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usa has top priority on chinas growing power

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    This is well worth a read.....the conclusions for Australia are clear and need no comment as I post.

    US to press Rudd on China
    February 23, 2008 - 1:57PM


    US officials will press Australia for an assessment of China's growing strategic and economic role in the region, as Washington tries to determine what impact a new government in Canberra will have on Australian ties with Beijing.

    US Defense Secretary Robert Gates and Deputy Secretary of State John Negroponte began a series of meetings with Defence Minister Joel Fitzgibbon this morning, aiming to secure a renewed commitment from Australia's new government to the Washington security alliance.

    Gates and Negroponte are the highest ranking Bush administration officials to visit since Prime Minister Kevin Rudd's centre-left Labor Party won power.

    Rudd, a former diplomat who speaks fluent Mandarin, is seen by US officials as a China expert and someone who could act as a bridge between Beijing and the West.

    That expertise is what US officials hope to tap into today as they seek Australia's views on China's military build-up and growing influence in the region.

    "Both of us I think look forward with interest to our meetings with the Australians on this particular subject because Mr. Rudd himself is a China expert,'' Negroponte said.

    "So that's certainly an issue that's going to be on the agenda in terms of exchanging views and impressions and analyses about the relationship with China.''

    Relations between China and the United States have improved since 2001, when the countries' militaries broke contact following a collision between a Chinese fighter jet and U.S. spy plane.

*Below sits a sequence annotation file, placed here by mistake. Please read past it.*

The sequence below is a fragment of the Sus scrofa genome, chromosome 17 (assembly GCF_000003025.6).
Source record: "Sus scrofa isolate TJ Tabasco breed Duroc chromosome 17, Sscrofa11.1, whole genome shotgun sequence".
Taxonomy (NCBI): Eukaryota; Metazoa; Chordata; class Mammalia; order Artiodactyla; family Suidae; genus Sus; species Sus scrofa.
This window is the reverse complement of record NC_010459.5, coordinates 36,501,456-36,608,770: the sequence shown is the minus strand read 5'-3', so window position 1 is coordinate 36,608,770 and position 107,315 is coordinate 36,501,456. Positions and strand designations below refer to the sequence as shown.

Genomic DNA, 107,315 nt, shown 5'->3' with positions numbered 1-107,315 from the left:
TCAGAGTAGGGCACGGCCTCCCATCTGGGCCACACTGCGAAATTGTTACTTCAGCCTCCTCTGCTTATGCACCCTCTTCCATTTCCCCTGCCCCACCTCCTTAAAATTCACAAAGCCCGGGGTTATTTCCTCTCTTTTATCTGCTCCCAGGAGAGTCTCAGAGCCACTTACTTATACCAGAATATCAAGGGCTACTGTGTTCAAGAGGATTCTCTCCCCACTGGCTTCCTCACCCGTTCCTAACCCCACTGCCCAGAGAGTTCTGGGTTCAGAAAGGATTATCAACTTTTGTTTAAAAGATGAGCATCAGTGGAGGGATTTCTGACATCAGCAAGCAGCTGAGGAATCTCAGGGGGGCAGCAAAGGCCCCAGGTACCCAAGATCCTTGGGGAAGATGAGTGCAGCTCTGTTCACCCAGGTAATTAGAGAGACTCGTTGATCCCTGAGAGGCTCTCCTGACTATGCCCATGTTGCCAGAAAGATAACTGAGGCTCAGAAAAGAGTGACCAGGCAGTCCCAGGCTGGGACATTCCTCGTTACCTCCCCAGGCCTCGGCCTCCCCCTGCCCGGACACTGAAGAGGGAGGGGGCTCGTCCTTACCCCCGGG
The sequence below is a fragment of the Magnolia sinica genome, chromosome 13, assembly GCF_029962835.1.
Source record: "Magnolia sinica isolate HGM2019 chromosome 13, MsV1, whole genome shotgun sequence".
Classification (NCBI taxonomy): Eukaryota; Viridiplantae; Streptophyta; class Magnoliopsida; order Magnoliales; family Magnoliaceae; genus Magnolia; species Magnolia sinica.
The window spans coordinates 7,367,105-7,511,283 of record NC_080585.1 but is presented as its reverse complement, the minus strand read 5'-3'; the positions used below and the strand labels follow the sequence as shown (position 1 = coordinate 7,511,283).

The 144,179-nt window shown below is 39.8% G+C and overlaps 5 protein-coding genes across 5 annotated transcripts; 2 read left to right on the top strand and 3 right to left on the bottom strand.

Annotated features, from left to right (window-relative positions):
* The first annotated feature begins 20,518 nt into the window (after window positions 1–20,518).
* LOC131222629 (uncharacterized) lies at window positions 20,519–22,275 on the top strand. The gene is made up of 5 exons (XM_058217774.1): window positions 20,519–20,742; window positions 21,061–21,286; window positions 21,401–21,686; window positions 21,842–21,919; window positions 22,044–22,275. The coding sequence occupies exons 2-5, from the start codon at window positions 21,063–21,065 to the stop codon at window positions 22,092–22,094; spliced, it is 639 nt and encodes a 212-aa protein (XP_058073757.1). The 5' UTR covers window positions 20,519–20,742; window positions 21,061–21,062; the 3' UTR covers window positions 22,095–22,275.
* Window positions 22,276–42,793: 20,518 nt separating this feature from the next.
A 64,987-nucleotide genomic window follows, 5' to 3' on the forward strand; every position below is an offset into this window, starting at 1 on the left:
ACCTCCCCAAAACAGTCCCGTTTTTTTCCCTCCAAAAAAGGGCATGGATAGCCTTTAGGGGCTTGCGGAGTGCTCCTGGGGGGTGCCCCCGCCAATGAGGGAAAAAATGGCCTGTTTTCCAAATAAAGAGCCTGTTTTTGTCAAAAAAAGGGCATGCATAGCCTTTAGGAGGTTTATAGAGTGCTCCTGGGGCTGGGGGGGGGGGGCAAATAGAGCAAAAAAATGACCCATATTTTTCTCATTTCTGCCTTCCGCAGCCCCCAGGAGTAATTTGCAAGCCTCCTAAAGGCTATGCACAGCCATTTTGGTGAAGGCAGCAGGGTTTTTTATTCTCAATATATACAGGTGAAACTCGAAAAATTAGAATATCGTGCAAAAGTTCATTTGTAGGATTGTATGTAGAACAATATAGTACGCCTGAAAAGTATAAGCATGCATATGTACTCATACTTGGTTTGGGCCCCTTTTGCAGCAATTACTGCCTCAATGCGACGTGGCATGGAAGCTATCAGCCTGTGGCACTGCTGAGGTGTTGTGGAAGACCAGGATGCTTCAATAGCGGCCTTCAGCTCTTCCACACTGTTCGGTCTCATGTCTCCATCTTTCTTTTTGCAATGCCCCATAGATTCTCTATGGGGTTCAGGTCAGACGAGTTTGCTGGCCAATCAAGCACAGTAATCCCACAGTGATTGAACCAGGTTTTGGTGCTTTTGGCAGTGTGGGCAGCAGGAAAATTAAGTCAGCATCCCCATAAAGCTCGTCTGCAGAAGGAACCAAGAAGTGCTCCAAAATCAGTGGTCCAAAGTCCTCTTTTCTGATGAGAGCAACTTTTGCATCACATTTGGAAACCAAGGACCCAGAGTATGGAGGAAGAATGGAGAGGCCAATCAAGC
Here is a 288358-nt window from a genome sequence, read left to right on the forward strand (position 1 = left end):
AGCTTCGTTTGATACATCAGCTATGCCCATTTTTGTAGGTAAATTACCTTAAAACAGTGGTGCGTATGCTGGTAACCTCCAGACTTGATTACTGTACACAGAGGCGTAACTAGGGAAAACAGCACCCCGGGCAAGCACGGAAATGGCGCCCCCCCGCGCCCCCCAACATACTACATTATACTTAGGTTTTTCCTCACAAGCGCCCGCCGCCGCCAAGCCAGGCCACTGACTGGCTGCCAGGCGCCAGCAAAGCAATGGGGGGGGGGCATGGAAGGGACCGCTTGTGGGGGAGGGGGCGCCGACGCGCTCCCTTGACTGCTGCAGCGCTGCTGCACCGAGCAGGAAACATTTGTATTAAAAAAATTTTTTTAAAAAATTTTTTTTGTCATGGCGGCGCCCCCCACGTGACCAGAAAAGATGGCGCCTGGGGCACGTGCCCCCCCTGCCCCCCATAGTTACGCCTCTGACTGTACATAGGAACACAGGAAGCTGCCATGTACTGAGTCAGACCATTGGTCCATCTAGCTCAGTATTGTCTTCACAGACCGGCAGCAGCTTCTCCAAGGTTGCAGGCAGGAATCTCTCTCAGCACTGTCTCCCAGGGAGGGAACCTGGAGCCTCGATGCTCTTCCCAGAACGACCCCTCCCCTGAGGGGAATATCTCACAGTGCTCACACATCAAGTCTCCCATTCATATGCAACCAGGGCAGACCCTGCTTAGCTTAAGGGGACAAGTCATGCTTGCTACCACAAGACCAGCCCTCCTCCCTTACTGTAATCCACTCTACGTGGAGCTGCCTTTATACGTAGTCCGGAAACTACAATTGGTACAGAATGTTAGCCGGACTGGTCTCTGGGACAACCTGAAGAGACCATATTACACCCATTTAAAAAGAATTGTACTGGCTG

But many differences remain between Beijing and Washington over China's military build-up, US weapons sales to Taiwan and the countries' positions on international issues.

    Military relations were strained again late last year when China denied a US Navy aircraft carrier group and two smaller ships access to the Hong Kong port.

    Those events and others have led US officials to charge China with failing to live up to its obligations as a "responsible'' power.

    Some US officials and Washington security experts point to China's significant economic role inside Australia as something that could complicate Australia's attempts to deepen relationships with both Beijing and the West.

    "The importance of the Chinese market to Australia is profound,'' said one defence official travelling with Gates. "We forget that.''

    But both Gates and Negroponte rejected suggestions that Australia's economic ties with China would hurt its security ties with the United States.
    "I don't think that any government is going to put its fundamental security interests at risk over an economic relationship,'' the Pentagon chief said.

    Negroponte said the two were not mutually exclusive.

    "I don't think there's anything incompatible with developing an economic relationship with China and also managing our bilateral relationship and the alliance,'' he told reporters.

    Reuters
 
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